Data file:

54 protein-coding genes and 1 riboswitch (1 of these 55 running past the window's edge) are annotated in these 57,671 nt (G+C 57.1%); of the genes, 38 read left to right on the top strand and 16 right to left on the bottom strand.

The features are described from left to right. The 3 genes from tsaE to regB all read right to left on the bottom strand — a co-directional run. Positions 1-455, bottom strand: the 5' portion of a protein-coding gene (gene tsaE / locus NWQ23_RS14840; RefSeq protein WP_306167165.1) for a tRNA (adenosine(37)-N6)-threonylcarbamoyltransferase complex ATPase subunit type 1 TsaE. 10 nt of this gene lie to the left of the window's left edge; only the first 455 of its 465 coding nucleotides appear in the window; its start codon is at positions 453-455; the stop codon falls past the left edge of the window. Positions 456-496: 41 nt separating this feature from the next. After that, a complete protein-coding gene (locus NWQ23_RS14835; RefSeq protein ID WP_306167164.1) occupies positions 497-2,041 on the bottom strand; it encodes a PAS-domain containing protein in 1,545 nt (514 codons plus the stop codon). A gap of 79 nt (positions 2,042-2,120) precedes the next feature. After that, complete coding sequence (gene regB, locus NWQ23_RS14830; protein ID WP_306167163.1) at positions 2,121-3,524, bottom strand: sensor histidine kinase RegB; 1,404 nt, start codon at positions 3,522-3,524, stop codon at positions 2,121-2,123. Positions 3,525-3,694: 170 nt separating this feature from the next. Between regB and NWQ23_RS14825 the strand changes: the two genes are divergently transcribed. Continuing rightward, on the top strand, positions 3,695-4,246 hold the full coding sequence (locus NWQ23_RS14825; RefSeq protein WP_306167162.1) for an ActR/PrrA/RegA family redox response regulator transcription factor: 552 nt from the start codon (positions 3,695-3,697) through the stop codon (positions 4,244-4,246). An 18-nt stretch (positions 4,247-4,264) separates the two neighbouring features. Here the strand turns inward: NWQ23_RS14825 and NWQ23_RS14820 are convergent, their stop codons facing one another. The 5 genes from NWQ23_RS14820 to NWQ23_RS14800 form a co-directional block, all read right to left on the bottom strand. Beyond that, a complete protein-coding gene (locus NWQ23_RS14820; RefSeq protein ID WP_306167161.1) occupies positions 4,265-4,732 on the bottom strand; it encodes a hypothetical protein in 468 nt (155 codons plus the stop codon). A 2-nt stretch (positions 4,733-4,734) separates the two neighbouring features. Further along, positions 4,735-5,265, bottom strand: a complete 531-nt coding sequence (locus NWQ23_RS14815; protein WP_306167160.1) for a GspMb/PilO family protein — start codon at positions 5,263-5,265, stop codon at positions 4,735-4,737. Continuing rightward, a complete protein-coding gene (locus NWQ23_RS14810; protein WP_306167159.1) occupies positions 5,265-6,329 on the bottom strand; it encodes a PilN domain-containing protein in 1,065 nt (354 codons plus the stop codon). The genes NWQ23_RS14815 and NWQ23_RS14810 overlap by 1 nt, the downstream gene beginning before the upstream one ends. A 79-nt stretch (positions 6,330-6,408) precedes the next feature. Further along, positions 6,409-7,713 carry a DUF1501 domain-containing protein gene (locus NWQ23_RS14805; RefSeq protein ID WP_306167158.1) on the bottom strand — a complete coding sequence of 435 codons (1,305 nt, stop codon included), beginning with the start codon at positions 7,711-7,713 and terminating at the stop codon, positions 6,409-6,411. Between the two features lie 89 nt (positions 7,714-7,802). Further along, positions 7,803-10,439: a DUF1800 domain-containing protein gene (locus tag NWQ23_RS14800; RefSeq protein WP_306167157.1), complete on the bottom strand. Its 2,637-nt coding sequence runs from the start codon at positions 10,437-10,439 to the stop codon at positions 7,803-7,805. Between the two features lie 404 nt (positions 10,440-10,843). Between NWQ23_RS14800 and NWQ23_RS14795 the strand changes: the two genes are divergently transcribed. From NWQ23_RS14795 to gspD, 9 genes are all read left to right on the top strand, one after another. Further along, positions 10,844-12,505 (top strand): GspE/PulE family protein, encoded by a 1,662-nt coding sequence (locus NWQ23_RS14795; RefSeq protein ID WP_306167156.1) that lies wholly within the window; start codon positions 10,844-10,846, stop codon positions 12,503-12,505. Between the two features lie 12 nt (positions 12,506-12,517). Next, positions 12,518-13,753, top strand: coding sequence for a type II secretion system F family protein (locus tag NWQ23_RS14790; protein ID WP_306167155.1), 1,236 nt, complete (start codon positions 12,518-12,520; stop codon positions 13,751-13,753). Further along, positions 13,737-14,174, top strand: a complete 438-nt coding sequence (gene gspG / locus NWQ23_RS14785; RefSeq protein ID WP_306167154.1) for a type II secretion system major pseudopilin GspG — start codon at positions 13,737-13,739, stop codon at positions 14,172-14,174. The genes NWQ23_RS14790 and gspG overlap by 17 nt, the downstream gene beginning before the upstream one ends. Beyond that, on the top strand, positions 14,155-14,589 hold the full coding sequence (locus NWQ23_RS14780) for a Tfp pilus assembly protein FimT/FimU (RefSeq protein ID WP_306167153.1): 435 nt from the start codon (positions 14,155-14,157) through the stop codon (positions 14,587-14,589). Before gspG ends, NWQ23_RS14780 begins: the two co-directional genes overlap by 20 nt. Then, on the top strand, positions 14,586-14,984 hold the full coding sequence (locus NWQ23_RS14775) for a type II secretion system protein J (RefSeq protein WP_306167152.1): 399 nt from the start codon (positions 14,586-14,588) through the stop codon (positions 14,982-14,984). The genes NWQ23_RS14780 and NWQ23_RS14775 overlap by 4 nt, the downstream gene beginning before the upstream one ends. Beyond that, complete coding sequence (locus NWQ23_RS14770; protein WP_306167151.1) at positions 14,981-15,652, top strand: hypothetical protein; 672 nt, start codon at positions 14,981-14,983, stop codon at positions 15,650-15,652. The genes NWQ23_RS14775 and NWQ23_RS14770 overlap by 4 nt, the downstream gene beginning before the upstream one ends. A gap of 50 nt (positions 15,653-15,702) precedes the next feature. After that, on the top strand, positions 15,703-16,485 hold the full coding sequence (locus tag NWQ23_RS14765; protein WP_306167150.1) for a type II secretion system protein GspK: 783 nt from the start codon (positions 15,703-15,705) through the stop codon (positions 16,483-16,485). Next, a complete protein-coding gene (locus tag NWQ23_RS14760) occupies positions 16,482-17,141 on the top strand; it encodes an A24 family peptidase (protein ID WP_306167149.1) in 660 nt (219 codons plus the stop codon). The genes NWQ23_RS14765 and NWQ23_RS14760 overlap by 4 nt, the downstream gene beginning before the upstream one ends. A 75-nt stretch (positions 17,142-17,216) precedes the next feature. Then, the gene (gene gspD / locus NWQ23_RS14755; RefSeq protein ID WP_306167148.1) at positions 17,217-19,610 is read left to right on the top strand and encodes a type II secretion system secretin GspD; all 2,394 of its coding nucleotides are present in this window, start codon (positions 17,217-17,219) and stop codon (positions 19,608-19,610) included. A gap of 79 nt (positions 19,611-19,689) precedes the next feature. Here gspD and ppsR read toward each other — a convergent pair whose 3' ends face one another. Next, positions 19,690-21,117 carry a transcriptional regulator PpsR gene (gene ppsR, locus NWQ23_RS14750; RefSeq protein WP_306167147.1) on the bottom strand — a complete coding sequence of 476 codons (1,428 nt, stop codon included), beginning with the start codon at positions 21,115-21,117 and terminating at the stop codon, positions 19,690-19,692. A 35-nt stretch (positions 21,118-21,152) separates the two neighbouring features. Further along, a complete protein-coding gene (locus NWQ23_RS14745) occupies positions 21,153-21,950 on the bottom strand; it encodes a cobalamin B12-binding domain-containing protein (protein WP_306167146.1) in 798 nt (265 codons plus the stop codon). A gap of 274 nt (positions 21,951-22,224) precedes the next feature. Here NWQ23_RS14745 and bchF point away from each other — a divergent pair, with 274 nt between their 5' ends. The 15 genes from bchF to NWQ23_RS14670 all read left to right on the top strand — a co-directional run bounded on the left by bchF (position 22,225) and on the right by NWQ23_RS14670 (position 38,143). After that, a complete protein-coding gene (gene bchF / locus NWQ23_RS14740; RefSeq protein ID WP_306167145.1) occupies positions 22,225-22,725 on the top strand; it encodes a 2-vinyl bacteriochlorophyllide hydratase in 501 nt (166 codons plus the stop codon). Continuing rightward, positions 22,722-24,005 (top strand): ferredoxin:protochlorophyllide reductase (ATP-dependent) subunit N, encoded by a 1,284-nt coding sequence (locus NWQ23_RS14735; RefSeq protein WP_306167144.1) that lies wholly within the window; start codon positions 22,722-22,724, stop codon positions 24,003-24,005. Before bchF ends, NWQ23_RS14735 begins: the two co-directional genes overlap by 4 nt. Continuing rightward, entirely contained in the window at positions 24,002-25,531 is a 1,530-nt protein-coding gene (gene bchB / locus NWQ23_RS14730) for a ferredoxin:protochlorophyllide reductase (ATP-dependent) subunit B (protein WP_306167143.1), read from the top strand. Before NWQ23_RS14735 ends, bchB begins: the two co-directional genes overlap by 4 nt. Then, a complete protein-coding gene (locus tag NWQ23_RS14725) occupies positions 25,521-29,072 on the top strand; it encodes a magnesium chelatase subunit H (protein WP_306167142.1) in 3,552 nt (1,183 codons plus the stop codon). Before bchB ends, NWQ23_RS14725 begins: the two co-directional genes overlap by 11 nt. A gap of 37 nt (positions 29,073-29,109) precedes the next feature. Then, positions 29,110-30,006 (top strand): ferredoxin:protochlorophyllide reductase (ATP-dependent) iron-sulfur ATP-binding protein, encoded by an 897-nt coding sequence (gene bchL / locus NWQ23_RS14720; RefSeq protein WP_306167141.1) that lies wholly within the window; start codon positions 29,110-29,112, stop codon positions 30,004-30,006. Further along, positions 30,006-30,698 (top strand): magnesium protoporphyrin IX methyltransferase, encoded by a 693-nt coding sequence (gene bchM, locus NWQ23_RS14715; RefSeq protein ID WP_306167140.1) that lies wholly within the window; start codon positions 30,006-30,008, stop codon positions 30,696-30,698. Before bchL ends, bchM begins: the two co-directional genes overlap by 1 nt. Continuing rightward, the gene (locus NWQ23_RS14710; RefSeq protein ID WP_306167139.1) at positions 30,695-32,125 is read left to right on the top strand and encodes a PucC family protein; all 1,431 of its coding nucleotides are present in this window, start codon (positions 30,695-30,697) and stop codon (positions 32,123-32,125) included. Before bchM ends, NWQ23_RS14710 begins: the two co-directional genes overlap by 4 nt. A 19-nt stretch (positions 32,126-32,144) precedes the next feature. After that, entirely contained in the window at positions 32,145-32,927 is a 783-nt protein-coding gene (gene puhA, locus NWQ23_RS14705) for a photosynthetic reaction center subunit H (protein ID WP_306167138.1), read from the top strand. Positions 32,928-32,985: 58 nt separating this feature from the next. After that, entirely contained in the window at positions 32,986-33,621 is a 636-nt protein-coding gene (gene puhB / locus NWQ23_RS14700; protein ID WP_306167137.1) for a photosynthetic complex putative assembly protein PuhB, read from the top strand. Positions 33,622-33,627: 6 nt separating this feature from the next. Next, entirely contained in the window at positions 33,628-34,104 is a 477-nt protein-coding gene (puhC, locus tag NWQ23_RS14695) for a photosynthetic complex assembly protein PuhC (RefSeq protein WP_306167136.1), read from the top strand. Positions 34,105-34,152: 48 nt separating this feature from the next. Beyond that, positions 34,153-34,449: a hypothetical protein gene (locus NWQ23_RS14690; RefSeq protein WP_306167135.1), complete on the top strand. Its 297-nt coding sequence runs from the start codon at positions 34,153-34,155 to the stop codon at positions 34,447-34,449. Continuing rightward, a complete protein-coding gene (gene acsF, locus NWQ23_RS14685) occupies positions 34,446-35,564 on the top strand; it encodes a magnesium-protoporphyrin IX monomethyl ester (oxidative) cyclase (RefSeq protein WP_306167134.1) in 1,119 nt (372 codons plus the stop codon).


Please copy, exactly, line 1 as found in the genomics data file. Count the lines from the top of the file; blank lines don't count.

54 protein-coding genes and 1 riboswitch (1 of these 55 running past the window's edge) are annotated in these 57,671 nt (G+C 57.1%); of the genes, 38 read left to right on the top strand and 16 right to left on the bottom strand.